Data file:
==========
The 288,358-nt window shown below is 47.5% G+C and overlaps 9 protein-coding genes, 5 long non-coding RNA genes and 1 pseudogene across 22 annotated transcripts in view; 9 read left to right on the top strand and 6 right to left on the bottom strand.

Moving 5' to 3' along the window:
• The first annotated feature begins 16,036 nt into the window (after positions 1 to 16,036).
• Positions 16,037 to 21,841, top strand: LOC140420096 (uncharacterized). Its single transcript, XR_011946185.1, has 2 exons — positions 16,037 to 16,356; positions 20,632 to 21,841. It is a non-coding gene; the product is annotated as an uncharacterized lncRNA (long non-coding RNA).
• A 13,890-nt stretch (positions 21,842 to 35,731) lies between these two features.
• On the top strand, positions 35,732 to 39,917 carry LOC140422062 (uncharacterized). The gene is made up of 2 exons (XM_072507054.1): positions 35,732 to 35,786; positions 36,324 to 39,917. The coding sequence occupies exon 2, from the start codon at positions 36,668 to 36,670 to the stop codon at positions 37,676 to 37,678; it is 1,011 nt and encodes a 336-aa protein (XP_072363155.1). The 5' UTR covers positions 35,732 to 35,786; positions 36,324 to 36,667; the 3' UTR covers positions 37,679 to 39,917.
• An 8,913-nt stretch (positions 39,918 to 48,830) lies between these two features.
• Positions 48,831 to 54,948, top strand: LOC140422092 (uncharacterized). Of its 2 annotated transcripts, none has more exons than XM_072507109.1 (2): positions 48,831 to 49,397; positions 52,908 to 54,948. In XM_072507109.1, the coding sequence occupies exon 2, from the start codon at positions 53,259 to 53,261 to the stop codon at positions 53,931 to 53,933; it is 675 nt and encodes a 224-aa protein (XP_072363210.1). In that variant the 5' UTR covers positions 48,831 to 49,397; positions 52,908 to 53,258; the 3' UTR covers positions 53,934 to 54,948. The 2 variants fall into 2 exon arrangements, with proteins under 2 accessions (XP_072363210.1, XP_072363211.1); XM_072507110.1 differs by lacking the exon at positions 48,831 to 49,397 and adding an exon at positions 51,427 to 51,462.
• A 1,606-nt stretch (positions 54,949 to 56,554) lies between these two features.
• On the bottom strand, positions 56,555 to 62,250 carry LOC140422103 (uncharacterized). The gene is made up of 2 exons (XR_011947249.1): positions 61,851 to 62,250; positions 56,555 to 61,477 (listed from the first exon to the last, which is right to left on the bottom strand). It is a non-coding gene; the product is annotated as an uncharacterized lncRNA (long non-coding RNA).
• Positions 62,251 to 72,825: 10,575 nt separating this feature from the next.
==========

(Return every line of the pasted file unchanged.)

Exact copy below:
The 288,358-nt window shown below is 47.5% G+C and overlaps 9 protein-coding genes, 5 long non-coding RNA genes and 1 pseudogene across 22 annotated transcripts in view; 9 read left to right on the top strand and 6 right to left on the bottom strand.

Moving 5' to 3' along the window:
• The first annotated feature begins 16,036 nt into the window (after positions 1 to 16,036).
• Positions 16,037 to 21,841, top strand: LOC140420096 (uncharacterized). Its single transcript, XR_011946185.1, has 2 exons — positions 16,037 to 16,356; positions 20,632 to 21,841. It is a non-coding gene; the product is annotated as an uncharacterized lncRNA (long non-coding RNA).
• A 13,890-nt stretch (positions 21,842 to 35,731) lies between these two features.
• On the top strand, positions 35,732 to 39,917 carry LOC140422062 (uncharacterized). The gene is made up of 2 exons (XM_072507054.1): positions 35,732 to 35,786; positions 36,324 to 39,917. The coding sequence occupies exon 2, from the start codon at positions 36,668 to 36,670 to the stop codon at positions 37,676 to 37,678; it is 1,011 nt and encodes a 336-aa protein (XP_072363155.1). The 5' UTR covers positions 35,732 to 35,786; positions 36,324 to 36,667; the 3' UTR covers positions 37,679 to 39,917.
• An 8,913-nt stretch (positions 39,918 to 48,830) lies between these two features.
• Positions 48,831 to 54,948, top strand: LOC140422092 (uncharacterized). Of its 2 annotated transcripts, none has more exons than XM_072507109.1 (2): positions 48,831 to 49,397; positions 52,908 to 54,948. In XM_072507109.1, the coding sequence occupies exon 2, from the start codon at positions 53,259 to 53,261 to the stop codon at positions 53,931 to 53,933; it is 675 nt and encodes a 224-aa protein (XP_072363210.1). In that variant the 5' UTR covers positions 48,831 to 49,397; positions 52,908 to 53,258; the 3' UTR covers positions 53,934 to 54,948. The 2 variants fall into 2 exon arrangements, with proteins under 2 accessions (XP_072363210.1, XP_072363211.1); XM_072507110.1 differs by lacking the exon at positions 48,831 to 49,397 and adding an exon at positions 51,427 to 51,462.
• A 1,606-nt stretch (positions 54,949 to 56,554) lies between these two features.
• On the bottom strand, positions 56,555 to 62,250 carry LOC140422103 (uncharacterized). The gene is made up of 2 exons (XR_011947249.1): positions 61,851 to 62,250; positions 56,555 to 61,477 (listed from the first exon to the last, which is right to left on the bottom strand). It is a non-coding gene; the product is annotated as an uncharacterized lncRNA (long non-coding RNA).
• Positions 62,251 to 72,825: 10,575 nt separating this feature from the next.